Aimed at couples seeking a romantic New Year’s Eve, Huace Pictures’ high-risk marketing strategy for Bi Gan’s Long Day’s Journey into Night faced a swift backlash.
Ahead of the film’s release in China on December 31, the production company had issued a public statement requesting cinemas to schedule screenings at 9.40pm, so that the 140-minute film would end exactly at midnight, and encouraged audience members to lock lips in the final scene, copying the protagonists.
“Audiences could spend a most commemorative night with the most important person in their lives,” went the promotional blurb. “A kiss which marks the leap into the new year!”
But Long Day’s Journey into Nightis not the mainstream romcom many viewers had been expecting. With a stellar cast that includes Tang Wei, Huang Jue and Sylvia Chang Ai-chia, the film has a non-linear structure, dark and dank atmospherics, multiple voice-overs and an hour-long 3D depiction of a dream. Bi’s second film is, in effect, a big-budget reprise of his debut, Kaili Blues (2015).
Unsurprisingly, online portals were inundated with vicious comments from viewers who’d obviously had no inkling of the director’s background or his trademark aesthetics. Cinema proprietors reacted by slashing screenings of the film, with the number of shows dropping from 118,500 on its opening day to just over 45,000 the day after. Ticket sales plunged 95 per cent to 12 million yuan (HK$13.7 million).
Backlash aside, however, the 29-year-old director has left an indelible mark on contemporary Chinese cinema. Whether you love or hate his fantastical mise-en-scène and warped timelines, Bi – or, more specifically, the critical acclaim he has received on the international festival circuit – has allowed rookie mainland filmmakers to dare to dream of a future beyond the gritty social realism of their forebears.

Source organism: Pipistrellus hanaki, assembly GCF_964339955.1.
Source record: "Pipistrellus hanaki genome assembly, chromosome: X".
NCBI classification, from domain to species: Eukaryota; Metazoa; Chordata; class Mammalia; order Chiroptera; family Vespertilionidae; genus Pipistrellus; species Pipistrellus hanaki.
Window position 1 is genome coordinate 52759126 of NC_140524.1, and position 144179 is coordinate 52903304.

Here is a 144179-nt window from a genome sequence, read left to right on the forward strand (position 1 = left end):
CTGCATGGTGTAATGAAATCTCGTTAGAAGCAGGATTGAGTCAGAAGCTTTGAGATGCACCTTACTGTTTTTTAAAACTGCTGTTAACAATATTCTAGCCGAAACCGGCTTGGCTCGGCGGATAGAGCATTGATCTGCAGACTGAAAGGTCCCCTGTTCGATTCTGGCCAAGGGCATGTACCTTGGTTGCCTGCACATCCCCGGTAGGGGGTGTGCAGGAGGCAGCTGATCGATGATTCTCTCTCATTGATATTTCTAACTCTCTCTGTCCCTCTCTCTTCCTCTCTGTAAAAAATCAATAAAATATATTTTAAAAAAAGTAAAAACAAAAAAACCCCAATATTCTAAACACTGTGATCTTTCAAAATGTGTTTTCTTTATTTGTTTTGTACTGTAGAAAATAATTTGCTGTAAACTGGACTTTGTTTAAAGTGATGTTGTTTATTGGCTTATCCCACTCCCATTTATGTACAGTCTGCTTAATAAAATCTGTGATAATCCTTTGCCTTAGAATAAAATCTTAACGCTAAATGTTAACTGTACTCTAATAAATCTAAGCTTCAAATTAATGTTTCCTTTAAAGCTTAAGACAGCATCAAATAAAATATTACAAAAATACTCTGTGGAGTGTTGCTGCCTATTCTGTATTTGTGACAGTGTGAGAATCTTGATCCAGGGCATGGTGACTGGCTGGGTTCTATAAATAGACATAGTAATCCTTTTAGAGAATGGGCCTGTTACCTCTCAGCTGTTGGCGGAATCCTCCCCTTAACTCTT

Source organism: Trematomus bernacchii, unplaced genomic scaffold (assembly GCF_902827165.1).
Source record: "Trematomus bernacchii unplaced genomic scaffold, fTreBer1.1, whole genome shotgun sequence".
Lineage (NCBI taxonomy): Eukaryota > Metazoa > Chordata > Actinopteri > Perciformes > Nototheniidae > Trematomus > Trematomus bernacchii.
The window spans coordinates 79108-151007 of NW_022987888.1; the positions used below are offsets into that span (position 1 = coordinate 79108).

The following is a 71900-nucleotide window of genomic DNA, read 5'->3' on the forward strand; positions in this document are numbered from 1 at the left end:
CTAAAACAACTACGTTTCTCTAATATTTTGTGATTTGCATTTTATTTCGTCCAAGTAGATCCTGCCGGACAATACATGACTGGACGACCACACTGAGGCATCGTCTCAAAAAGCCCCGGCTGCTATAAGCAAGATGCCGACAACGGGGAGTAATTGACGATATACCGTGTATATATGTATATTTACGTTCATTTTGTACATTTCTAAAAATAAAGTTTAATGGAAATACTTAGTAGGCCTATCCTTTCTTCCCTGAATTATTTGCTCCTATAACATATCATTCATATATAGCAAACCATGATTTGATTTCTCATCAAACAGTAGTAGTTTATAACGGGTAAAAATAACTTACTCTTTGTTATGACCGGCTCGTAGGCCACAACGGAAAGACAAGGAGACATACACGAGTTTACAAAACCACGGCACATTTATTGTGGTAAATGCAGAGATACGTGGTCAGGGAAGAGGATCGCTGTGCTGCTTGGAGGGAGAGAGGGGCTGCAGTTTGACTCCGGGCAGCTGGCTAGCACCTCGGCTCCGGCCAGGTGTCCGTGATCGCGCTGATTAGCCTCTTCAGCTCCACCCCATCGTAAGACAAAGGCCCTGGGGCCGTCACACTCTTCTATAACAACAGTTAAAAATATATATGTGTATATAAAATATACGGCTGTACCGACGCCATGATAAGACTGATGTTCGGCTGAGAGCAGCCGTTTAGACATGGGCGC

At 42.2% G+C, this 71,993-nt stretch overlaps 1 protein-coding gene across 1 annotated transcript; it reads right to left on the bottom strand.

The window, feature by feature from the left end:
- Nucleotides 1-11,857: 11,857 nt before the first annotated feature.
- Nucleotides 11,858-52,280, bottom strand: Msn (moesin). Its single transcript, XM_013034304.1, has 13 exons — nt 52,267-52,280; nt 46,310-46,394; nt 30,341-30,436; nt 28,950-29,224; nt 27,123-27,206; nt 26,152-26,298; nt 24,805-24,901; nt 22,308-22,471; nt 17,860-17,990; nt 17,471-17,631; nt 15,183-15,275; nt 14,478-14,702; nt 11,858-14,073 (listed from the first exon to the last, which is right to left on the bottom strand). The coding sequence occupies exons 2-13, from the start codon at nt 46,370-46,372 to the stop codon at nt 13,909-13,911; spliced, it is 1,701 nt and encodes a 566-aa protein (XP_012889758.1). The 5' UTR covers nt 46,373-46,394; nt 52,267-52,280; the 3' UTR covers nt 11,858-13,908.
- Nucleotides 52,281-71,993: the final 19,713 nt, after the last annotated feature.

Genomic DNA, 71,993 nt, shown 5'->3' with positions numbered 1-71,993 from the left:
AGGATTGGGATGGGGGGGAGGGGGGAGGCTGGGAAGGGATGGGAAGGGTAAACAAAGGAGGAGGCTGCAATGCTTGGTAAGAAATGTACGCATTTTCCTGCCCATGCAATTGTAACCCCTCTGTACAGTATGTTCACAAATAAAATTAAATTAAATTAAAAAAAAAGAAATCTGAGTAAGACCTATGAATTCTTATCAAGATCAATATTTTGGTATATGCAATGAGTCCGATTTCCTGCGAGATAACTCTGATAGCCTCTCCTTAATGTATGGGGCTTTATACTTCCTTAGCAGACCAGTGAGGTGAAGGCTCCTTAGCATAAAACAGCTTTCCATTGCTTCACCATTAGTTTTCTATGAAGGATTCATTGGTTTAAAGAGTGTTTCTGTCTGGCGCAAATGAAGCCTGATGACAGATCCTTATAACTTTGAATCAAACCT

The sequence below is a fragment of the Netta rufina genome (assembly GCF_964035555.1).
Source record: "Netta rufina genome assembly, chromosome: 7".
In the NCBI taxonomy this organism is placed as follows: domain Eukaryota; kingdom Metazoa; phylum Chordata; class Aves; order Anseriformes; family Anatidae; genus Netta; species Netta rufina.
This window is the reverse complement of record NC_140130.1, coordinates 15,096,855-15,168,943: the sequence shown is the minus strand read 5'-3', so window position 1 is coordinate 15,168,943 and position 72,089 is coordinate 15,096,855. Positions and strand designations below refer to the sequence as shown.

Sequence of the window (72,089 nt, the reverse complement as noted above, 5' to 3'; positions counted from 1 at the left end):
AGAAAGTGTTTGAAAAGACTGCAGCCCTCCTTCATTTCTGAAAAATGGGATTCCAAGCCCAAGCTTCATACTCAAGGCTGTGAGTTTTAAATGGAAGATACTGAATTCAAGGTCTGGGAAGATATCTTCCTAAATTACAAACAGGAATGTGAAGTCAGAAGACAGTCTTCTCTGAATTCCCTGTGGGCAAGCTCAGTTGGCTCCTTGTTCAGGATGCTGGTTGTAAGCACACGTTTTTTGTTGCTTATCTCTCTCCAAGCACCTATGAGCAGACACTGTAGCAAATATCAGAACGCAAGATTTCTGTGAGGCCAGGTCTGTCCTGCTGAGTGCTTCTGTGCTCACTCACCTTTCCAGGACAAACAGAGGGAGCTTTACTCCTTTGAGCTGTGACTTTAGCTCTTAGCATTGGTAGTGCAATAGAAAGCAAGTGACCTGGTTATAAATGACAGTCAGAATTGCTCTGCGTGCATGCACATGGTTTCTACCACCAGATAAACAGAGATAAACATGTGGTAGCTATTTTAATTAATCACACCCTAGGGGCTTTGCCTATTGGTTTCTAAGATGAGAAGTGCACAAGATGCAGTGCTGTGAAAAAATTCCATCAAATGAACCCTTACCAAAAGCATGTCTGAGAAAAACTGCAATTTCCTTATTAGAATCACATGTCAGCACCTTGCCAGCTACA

Since the 1990s, film critics have largely seen Chinese independent cinema through a socially conscious, neorealist prism, a template that yielded first the so-called sixth generation of filmmakers, then the digital generation, who made their movies with inexpensive cameras, and, finally, the millennials inspired by their realist predecessors.
Kaili Blues was like a jolt. Revolving around a doctor’s search for his nephew in a small town in the southwestern province of Guizhou, the film was a first for the Chinese art-house scene.
Drawing inspiration from Thai director Apichatpong Weerasethakul, who spliced his rural stories with touches of surrealism, Kaili Blues featured otherworldly objects and settings (a house under a waterfall, a television broadcasting poetry), characters with blurred identities and a 40-minute take in which the narrative is deconstructed and then reassembled as a dream.
Kaili Blues proved a roaring success on the festival circuit in Europe, winning awards at Locarno, in Switzerland, and Nantes, in France. Bi’s new-found status led to Chinese commercial studios and French companies boarding what would eventually become Long Day’s Journey into Night. And it is with this film that Bi has dived completely into magical realism: serving as his script consultant is Zhang Da-chun, the Taiwanese writer known for works such as Jiangjun Bei (“The General’s Monument”; 1986).
Bi’s innovative filmmaking has inspired some of his peers to do the same: Yang Heng’s dark road movie Ghost in the Mountains (2017) amplifies the bleak fatalism of Kaili Blues in its depiction of a man’s ill-fated encounters with past friends and old flames as he returns to his dilapidated hometown, while in Vanishing Days (2018), self-taught 22-year-old director Zhu Xin’s low-budget debut, the narrative zigzags between a teenager’s family problems and her attempt to incorporate the tragic memories of her mother’s widowed friend into a school essay.
More such films are on the way, as demonstrated by rough cuts shown during the work-in-progress showcase at the Pingyao Crouching Tiger Hidden Dragon International Film Festival, in October. Among them are Huang Zi’s trifurcated All About ING, which shifts from a seemingly ordinary family drama into a trance-like climax, and Chang Biao’s Unknown Time, which contains Kaili Blues-like imagery galore in a story revolving around a man confronting his memories in a village of eccentrics.
Regardless of what the masses might think, Bi has certainly been blazing a trail.